In an open letter to Facebook sent on Monday, GLAAD joined over 50 well-known LGBTQ groups including the Human Rights Campaign, the American Academy of HIV Medicine and the National Coalition for LGBT Health to publicly condemn the company for putting "real people's lives in imminent danger" by "convincing at-risk individuals to avoid PrEP, invariably leading to avoidable HIV infections."
What Facebook’s policy risks
Of course, this is not the first time Facebook's policy has faced scrutiny when it comes to false or ambiguous information in its ads. Social media has been both a catalyst and conduit for the rapid-fire spread of misinformation to the world wide web. As lawmakers struggle to enforce order to cyberspace and its creations, Facebook has become a symbol of the threat the internet poses to our institutions and to public safety. For example, the company has refused to take down 2020 election ads, largely funded by the Trump campaign, that spew false information. For this reason, Facebook and other social media platforms present a serious risk to a fundamental necessity of American democracy, public access to truth.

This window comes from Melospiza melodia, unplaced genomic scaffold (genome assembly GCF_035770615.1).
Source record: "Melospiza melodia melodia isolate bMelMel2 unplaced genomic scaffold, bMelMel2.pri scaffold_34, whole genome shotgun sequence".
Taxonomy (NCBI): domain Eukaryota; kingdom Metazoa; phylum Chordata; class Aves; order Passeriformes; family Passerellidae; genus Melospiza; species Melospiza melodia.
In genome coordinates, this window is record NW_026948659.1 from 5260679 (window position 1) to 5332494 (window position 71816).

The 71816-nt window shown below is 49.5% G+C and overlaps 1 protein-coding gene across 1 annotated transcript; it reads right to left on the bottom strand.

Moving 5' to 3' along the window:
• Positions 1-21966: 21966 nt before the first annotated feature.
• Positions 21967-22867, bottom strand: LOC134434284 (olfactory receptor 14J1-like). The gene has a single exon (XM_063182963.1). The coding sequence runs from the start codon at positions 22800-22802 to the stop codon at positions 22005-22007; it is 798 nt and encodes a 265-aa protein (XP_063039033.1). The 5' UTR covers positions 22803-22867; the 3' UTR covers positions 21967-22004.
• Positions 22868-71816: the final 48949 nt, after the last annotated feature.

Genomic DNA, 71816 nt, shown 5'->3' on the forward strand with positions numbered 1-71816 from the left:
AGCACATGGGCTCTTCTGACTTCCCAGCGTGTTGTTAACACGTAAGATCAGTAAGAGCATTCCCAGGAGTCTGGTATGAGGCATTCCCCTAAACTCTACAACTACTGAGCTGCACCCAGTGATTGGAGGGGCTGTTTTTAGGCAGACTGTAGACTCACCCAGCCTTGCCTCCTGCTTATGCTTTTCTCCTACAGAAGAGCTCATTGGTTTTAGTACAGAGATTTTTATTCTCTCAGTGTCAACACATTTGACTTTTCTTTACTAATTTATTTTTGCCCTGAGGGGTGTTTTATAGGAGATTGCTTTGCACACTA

But this latest scandal underlines how the misconstrued information that plagues the web can infect other, more intimate aspects of American lives. Facebook's handling of paid-for claims about the potential health risks of taking Truvada and other HIV medications threatens lives.
"Almost immediately we started hearing reports from front-line PrEP prescribers, clinics and public health officials around the country, saying we're beginning to hear from potential clients that they're scared of trying Truvada because they're seeing all these ads on their Facebook and Instagram feeds," said Peter Staley, a long-time AIDS activist who works with the PrEP4All Collaboration, to The Post.
Unregulated Surveillance Capitalism